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    Tuesday's Thoughts: All In Due Time

    I’m sure you’ve seen those attention grabbing videos featuring a pet doing some entertaining, funny or more often than not “the darnedest things.” Yet, working in emergency medicine I’d have to say that it’s humans who stand atop the ladder and do the…well, you know what I’m about to say next. Most of the time it’s these behaviors, together with the lack of mental foresight, that are influenced by humanity's popular friend, alcohol.

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    There appears to exist a relationship between a person's actions and the time of year. For instance, spring is not only the onset of warmer weather, but more importantly for many, the season of the motorcycle. You can easily guess what can happen when you add together high rates of speed, a two wheeled motorized machine, a curving road or congested traffic, the lack of a helmet and the mind numbing effects of liquid libations. Trust me, the result isn’t pretty.

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    As the days of sunlight grow longer and the temperature climbs, I and my fellow colleagues like to say that, “the natives become restless.” You may be scratching your head and wondering what I mean by this, yet even the most casual observer will understand the potentials that await when the sun sets and the night prevails. It doesn’t take long before a group of alcohol laden people congregate, which then leads to the inevitable argument, which in turn, results in some kind of altercation. I can only sigh with exasperation when I say that there’s nothing like dealing with these overly charged emotions and the aftermath of some brawl.

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    Do any of you remember geometry proofs in high school? I apologize for the agonizing flashback, but just like those first steps, known as the givens, the month of July guarantees two of them. The first is that human flesh does not bode well when a bonfire has been doused with gasoline. The second, a hand is no match for a firework mortar. Every year someone unfortunately learns these lessons the hard way.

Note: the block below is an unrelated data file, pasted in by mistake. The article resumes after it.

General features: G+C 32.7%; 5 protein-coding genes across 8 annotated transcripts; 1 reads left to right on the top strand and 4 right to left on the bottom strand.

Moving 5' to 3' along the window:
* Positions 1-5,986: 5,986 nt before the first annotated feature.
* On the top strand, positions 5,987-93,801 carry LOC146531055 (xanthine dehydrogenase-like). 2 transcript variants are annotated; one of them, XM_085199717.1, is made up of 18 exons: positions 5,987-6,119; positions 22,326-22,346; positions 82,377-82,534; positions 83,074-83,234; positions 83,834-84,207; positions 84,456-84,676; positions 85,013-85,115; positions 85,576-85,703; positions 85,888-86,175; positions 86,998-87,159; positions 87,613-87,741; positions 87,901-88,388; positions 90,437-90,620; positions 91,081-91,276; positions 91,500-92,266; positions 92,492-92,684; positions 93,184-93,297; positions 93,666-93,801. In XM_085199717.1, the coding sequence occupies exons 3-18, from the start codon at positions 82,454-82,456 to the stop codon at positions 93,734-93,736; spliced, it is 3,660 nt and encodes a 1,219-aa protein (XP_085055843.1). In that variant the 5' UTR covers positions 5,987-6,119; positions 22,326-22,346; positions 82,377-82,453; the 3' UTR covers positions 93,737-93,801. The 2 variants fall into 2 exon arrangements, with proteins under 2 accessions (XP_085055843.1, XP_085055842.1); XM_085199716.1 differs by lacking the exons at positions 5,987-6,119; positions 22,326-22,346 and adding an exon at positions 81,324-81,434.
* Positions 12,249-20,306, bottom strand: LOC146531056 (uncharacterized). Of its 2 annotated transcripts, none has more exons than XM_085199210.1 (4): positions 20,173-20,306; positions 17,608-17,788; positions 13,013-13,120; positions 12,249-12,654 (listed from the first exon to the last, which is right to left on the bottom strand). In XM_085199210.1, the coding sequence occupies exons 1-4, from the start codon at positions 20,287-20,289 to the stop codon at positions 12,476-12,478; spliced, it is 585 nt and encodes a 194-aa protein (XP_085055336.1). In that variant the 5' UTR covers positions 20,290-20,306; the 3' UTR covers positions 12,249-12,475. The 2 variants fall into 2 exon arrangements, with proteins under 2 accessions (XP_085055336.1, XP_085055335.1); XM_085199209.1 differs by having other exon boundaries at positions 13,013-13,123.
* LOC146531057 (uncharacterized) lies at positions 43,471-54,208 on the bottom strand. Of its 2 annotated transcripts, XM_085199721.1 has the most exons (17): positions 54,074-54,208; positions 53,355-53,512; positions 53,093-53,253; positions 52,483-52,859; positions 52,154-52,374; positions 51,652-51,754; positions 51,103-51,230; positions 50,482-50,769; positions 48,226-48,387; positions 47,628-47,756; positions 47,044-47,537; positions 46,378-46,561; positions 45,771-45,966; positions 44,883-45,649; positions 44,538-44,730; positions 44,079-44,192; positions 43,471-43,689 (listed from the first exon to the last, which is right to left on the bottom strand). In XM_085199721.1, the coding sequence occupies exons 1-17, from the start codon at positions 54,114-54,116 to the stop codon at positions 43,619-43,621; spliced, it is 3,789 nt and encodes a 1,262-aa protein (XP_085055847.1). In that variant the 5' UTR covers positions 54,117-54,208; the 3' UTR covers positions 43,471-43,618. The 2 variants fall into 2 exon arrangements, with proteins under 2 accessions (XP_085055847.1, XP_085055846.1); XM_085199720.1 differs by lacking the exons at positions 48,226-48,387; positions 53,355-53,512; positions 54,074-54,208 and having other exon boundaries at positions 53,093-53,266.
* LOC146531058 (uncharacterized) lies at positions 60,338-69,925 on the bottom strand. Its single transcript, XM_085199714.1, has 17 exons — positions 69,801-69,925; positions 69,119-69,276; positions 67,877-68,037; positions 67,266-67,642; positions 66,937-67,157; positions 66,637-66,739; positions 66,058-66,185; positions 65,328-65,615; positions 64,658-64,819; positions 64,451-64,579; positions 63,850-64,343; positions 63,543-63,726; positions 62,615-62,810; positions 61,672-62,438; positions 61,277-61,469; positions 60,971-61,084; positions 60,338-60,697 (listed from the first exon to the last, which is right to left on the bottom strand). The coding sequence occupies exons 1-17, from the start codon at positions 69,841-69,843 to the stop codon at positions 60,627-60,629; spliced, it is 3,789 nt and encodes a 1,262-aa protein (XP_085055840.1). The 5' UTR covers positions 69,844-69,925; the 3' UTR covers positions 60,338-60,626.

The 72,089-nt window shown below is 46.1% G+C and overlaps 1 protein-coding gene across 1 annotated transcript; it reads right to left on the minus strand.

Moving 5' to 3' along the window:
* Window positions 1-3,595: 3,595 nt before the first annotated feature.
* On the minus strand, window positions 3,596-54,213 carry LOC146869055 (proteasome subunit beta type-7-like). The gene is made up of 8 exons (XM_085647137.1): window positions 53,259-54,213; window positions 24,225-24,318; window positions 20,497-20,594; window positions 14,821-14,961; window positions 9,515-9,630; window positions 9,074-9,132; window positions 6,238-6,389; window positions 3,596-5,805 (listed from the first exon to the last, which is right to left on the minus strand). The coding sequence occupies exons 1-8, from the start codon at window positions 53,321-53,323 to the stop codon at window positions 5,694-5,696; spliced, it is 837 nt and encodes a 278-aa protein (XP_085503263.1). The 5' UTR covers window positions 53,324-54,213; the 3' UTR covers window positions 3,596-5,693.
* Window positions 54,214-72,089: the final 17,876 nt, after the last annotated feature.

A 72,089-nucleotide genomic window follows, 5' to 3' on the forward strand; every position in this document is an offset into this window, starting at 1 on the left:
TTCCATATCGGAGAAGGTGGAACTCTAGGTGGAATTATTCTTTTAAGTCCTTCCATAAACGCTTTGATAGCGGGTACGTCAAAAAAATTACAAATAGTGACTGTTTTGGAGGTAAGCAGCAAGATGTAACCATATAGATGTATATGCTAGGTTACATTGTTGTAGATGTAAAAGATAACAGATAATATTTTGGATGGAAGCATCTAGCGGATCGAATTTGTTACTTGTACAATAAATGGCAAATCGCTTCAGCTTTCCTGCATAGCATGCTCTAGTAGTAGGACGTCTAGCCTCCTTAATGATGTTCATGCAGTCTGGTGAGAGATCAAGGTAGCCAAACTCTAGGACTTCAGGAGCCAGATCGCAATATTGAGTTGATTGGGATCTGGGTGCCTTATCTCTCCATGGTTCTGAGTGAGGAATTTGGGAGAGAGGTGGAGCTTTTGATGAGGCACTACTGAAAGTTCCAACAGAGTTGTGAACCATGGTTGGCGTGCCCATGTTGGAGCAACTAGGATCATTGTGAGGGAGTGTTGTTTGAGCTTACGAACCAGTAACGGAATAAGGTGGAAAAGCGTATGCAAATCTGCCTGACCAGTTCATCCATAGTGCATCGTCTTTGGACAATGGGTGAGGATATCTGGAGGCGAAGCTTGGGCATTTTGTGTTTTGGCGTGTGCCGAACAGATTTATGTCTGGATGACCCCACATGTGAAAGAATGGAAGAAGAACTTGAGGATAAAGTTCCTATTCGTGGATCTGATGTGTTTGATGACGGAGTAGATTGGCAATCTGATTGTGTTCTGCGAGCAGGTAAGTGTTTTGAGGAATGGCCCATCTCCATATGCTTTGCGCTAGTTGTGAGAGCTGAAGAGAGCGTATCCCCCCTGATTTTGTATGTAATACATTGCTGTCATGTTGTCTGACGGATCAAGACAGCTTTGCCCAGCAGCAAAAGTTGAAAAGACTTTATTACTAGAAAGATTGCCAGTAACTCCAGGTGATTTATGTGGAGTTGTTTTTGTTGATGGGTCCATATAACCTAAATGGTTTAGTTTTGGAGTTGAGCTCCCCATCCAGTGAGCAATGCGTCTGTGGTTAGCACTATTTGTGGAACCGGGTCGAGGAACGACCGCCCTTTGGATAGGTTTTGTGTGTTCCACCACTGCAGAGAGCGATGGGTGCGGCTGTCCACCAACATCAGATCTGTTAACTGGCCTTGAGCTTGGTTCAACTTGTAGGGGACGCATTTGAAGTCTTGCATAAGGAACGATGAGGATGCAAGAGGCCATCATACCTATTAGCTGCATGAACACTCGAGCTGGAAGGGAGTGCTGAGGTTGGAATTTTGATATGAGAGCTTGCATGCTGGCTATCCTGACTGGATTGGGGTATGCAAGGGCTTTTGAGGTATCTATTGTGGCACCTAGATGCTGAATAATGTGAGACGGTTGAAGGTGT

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    Eventually summer begins to fade, the days grow shorter and the chill of fall’s breath permeates the air. You’re probably thinking about football, racking leaves, apple cider and Halloween. It’s also the time that hunters awake from their long slumber. An occasional accidental gunshot makes its way into the department, but more often it’s someone falling out of a tree stand. Somehow gravity wins this battle and the ground is there to break the fall. As I like to say, “somewhere a deer is smiling.”

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    It doesn’t take long for fall to wave goodbye and the holiday season to commence. You’d think that this would be the time for peace, unity and good will toward mankind. However, the stress of the holidays seems to weigh heavily on everyone. Couple this with the rise in depression, seasonal affective disorder and the excessive use of alcohol and you end up seeing more family arguments and the need for immediate psychological care.

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    It’s all too obvious that winter brings snow and ice and the results of its presence is never more obvious in the way people forget how to drive. Although accidents and spin-outs are inevitable and a skier will break a bone, it’s the snowmobile crashes that always boggle my mind. There must be a deep rooted need in someone’s psyche to open the throttle and zip across a frozen lake or hit that snow covered hill as fast as they can. I often wonder if the end result matches the thrill just before they realize that something is about to go wrong.

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    We’ve now come full circle and arrive back to spring where it starts all over again. I guess life isn’t worth living if you don’t take some kind of chance or experience some sort of thrill. Then again, take comfort in the fact that paramedics, nurses and doctors will be there when that momentary lapse of judgment escapes the locked room of your better reasoning.

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    Just remember if someone says, “hold my beer and watch this,” then it’s best to have your fingers ready to dial nine-one-one. And for heaven’s sake, please wear a damn mask. I don’t care about your political beliefs because us frontline workers are exhausted from dealing with the significant rise in covid-19 symptoms and cases.

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    I still believe the majority of us want to be in this together, let's not be too close together while we're all in it.

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